PROSSER -- Researchers from India and Nigeria -- working here to stave off grape vine diseases -- have come up with new ways to protect cassava plants a hemisphere away.
Science does that.
In a worldwide economy, agricultural research stretches across the globe, and the Washington State University Irrigated Agricultural Research and Extension Center is a prolific link in that chain of scientific inquiry.
"Science diplomacy," is what Naidu Rayapati, a WSU-Prosser plant virologist calls it.
Rayapati and post-graduate researcher Olufemi Alabi spend most of their time screening grape vine cuttings for leafroll, a virus that stunts growth and lowers yields in the state's lucrative wine and juice grape industries.
But using many of the same techniques, the researchers have developed cheaper and simpler ways for their colleagues at the International Institute of Tropical Agriculture in Nigeria to screen for cassava mosaic disease and cassava brown streak disease, viruses that attack a potatolike root that forms the bulk of the diet for millions in sub-Saharan Africa.
Cassava is the third-largest source of carbohydrates in the tropics and a staple for anywhere from 500 million to 1 billion people. Throughout the world, people ferment it, boil it, dry it into flakes, cook it into chips, grind it into tapioca powder and bake it into cakes. A new company has begun brewing cassava beer.
Nigeria is the world's largest producer.
"It's just like rice," said Alabi, a Nigerian who includes cassava at most meals at his family's Prosser home. "It's just a staple."
But the ubiquitous plant is under attack by viruses spread by insects and by planting infected cuttings. The diseases caused widespread famine throughout the 1900s and have reached epidemic proportions again, this time with highly infectious and damaging new strains, according to the United Nations Food and Agriculture Organization.
African nations where electricity, communication and even governments are unreliable, struggle to enforce quarantines. The viruses work much like the human flu by constantly creating new strains. Even if cuttings are clean, white flies often spread the diseases.
"It's a very big challenge," Alabi said.
Growers in Africa are just now testing out new varieties that they hope will resist the viruses, but chemically screening plant tissue to detect the virus genome in laboratories is so far the primary means to block the disease's spread. Traditionally, researchers have used expensive and hazardous chemicals difficult for African regions to afford, use and dispose of.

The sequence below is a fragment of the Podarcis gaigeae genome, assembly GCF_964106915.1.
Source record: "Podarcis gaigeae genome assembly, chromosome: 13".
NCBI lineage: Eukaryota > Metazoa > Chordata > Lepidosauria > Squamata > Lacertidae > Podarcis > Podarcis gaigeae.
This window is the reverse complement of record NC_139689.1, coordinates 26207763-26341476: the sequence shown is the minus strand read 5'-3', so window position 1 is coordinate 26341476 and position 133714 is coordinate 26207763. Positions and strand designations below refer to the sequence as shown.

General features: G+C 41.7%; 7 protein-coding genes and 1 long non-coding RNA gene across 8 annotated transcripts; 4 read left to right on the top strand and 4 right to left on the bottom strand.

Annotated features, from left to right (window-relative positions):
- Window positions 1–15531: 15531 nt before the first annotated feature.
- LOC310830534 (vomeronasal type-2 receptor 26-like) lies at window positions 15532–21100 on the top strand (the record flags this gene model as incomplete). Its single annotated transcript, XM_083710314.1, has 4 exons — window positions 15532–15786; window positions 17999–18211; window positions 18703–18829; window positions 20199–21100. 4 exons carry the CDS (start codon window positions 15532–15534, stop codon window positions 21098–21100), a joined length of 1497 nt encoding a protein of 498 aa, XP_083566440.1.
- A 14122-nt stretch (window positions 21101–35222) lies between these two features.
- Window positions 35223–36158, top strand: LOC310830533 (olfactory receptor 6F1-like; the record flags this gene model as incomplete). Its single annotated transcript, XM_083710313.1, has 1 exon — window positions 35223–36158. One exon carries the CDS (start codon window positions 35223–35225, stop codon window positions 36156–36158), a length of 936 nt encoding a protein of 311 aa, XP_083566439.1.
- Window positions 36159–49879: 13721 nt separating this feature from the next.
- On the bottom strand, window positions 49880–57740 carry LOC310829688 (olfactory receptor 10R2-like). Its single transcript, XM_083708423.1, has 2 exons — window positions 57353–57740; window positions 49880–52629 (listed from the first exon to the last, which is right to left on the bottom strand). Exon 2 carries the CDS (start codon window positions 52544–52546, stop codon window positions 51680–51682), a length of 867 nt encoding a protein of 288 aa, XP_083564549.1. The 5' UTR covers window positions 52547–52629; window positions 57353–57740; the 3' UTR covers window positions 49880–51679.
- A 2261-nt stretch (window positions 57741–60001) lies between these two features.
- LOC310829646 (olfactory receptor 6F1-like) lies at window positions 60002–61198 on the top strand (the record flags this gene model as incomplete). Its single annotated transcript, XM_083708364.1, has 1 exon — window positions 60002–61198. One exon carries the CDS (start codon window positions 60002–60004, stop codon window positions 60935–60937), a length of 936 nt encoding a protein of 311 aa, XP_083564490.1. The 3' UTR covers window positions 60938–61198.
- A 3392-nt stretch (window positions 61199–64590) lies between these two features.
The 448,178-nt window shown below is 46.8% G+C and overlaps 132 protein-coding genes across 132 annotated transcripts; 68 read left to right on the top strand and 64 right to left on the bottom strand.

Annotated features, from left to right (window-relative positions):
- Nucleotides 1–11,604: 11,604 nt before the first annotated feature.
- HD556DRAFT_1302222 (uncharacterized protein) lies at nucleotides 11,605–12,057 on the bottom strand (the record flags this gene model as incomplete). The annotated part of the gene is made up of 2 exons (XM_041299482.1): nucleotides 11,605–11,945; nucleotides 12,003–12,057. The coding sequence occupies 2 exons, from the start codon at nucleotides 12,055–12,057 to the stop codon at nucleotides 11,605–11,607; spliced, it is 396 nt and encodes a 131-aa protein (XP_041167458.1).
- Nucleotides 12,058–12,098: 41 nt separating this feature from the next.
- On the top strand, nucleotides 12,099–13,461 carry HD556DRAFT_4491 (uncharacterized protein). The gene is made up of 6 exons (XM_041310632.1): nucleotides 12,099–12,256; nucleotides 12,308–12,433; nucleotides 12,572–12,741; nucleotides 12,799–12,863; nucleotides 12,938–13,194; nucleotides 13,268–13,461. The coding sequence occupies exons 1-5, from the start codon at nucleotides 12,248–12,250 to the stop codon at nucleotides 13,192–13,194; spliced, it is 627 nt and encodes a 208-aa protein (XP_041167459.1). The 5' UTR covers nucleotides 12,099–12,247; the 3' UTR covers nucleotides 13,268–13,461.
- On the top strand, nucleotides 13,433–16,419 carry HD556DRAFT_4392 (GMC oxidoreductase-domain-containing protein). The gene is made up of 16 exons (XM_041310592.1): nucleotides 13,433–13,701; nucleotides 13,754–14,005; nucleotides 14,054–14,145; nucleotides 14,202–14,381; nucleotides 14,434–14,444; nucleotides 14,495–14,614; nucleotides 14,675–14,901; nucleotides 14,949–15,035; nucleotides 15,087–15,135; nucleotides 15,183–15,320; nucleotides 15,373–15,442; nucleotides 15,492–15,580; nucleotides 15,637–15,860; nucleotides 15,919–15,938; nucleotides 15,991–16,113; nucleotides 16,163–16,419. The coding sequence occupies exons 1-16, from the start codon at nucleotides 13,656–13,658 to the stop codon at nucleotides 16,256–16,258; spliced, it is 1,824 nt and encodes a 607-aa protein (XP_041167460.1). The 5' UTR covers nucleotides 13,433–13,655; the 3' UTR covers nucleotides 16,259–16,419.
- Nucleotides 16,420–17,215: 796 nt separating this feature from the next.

Rayapati, born in India, learned all this while working for a Malawi office of the IITA from 1994-99, where he studied peanuts, primarily. He moved to Prosser in 2004 after earning his doctorate from the University of Georgia.
Alabi worked at the same institute after Rayapati left but had a common administrator who referred Alabi to Prosser for his graduate studies.
Starting in 2005 in Prosser, the two began experimenting with cheaper chemicals to screen plant tissue samples for the virus, working under a U.S. Department of Agriculture grant. For example, they substituted phenol, a hazardous chemical, with more common sodium phosphate and sodium chloride.
In 2009, they visited Nigeria to teach scientists at the institute.
Rayapati said the techniques were simple, but it took a while for African researchers to believe they could do it, often assuming they needed expensive U.S. equipment.
For example, Rayapati said, the screenings require heating chemicals to about 98 degrees. For most of the year in Prosser, scientists use an incubator. In Africa, they just leave the cultures in the sunshine.
"Look, you can do it here," he recalled telling them. "It's a confidence building."
Wine grape growers in the Valley were pleased to learn of Rayapati's widespread reach.
"That's pretty cool," said Kevin Corliss, vice president of vineyards for Ste. Michelle Wine Estates. "I didn't know that and I've spent a fair amount of time with Naidu."
"It's good to have a global mix here in little ol' Prosser," Corliss said.
WSU-Prosser is a hub of internationalism. Most of the graduate students are from overseas, said Pete Jacoby, director of the campus north of town. In the warmer months, students and faculty from Nepal to the Middle East play pickup soccer games on the south lawn.
But throughout the United States, land grant universities such as WSU encourage professors to work overseas to develop an international reputation, Jacoby said.
It's practical too, he said. Washington growers, increasingly expected to market their products overseas, need to understand how crop production in other parts of the globe affect the value of what they grow at home, he said.
"We're not isolated anymore," Jacoby said.